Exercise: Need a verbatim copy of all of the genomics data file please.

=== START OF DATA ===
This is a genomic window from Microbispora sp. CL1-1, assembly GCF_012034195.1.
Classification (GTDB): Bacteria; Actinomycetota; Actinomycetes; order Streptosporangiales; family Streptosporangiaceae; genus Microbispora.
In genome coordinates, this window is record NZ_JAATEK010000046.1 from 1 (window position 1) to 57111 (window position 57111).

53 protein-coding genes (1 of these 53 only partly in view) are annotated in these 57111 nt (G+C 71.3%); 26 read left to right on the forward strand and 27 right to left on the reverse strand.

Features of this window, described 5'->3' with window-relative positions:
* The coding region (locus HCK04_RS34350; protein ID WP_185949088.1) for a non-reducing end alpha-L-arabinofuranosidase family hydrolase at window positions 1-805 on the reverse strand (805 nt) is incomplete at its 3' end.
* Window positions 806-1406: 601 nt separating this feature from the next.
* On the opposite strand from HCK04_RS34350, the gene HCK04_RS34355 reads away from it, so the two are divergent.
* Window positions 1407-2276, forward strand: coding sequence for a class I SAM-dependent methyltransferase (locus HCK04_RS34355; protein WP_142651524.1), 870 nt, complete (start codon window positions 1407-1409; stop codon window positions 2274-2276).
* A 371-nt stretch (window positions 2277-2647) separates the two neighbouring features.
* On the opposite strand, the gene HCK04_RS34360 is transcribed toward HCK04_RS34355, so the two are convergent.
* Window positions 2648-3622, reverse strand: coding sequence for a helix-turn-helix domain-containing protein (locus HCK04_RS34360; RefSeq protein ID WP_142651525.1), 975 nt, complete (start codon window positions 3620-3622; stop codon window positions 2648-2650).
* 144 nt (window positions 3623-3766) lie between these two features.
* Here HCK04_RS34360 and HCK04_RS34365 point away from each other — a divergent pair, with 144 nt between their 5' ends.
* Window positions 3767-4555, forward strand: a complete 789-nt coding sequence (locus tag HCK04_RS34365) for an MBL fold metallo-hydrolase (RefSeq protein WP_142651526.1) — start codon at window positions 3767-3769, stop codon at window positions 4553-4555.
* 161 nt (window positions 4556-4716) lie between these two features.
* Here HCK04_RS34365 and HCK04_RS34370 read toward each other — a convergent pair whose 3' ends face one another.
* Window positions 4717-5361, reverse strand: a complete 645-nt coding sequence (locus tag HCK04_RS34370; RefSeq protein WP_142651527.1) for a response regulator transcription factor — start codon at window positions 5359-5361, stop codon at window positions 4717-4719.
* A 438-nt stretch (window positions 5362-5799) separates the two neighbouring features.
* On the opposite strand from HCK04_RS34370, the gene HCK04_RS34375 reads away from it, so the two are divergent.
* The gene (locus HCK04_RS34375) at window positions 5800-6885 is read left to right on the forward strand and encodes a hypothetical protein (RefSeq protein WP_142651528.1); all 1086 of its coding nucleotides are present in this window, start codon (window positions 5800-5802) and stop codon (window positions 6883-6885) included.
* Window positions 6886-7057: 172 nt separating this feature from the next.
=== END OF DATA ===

This is a genomic window from Microbispora sp. CL1-1, assembly GCF_012034195.1.
Classification (GTDB): Bacteria; Actinomycetota; Actinomycetes; order Streptosporangiales; family Streptosporangiaceae; genus Microbispora.
In genome coordinates, this window is record NZ_JAATEK010000046.1 from 1 (window position 1) to 57111 (window position 57111).

53 protein-coding genes (1 of these 53 only partly in view) are annotated in these 57111 nt (G+C 71.3%); 26 read left to right on the forward strand and 27 right to left on the reverse strand.

Features of this window, described 5'->3' with window-relative positions:
* The coding region (locus HCK04_RS34350; protein ID WP_185949088.1) for a non-reducing end alpha-L-arabinofuranosidase family hydrolase at window positions 1-805 on the reverse strand (805 nt) is incomplete at its 3' end.
* Window positions 806-1406: 601 nt separating this feature from the next.
* On the opposite strand from HCK04_RS34350, the gene HCK04_RS34355 reads away from it, so the two are divergent.
* Window positions 1407-2276, forward strand: coding sequence for a class I SAM-dependent methyltransferase (locus HCK04_RS34355; protein WP_142651524.1), 870 nt, complete (start codon window positions 1407-1409; stop codon window positions 2274-2276).
* A 371-nt stretch (window positions 2277-2647) separates the two neighbouring features.
* On the opposite strand, the gene HCK04_RS34360 is transcribed toward HCK04_RS34355, so the two are convergent.
* Window positions 2648-3622, reverse strand: coding sequence for a helix-turn-helix domain-containing protein (locus HCK04_RS34360; RefSeq protein ID WP_142651525.1), 975 nt, complete (start codon window positions 3620-3622; stop codon window positions 2648-2650).
* 144 nt (window positions 3623-3766) lie between these two features.
* Here HCK04_RS34360 and HCK04_RS34365 point away from each other — a divergent pair, with 144 nt between their 5' ends.
* Window positions 3767-4555, forward strand: a complete 789-nt coding sequence (locus tag HCK04_RS34365) for an MBL fold metallo-hydrolase (RefSeq protein WP_142651526.1) — start codon at window positions 3767-3769, stop codon at window positions 4553-4555.
* 161 nt (window positions 4556-4716) lie between these two features.
* Here HCK04_RS34365 and HCK04_RS34370 read toward each other — a convergent pair whose 3' ends face one another.
* Window positions 4717-5361, reverse strand: a complete 645-nt coding sequence (locus tag HCK04_RS34370; RefSeq protein WP_142651527.1) for a response regulator transcription factor — start codon at window positions 5359-5361, stop codon at window positions 4717-4719.
* A 438-nt stretch (window positions 5362-5799) separates the two neighbouring features.
* On the opposite strand from HCK04_RS34370, the gene HCK04_RS34375 reads away from it, so the two are divergent.
* The gene (locus HCK04_RS34375) at window positions 5800-6885 is read left to right on the forward strand and encodes a hypothetical protein (RefSeq protein WP_142651528.1); all 1086 of its coding nucleotides are present in this window, start codon (window positions 5800-5802) and stop codon (window positions 6883-6885) included.
* Window positions 6886-7057: 172 nt separating this feature from the next.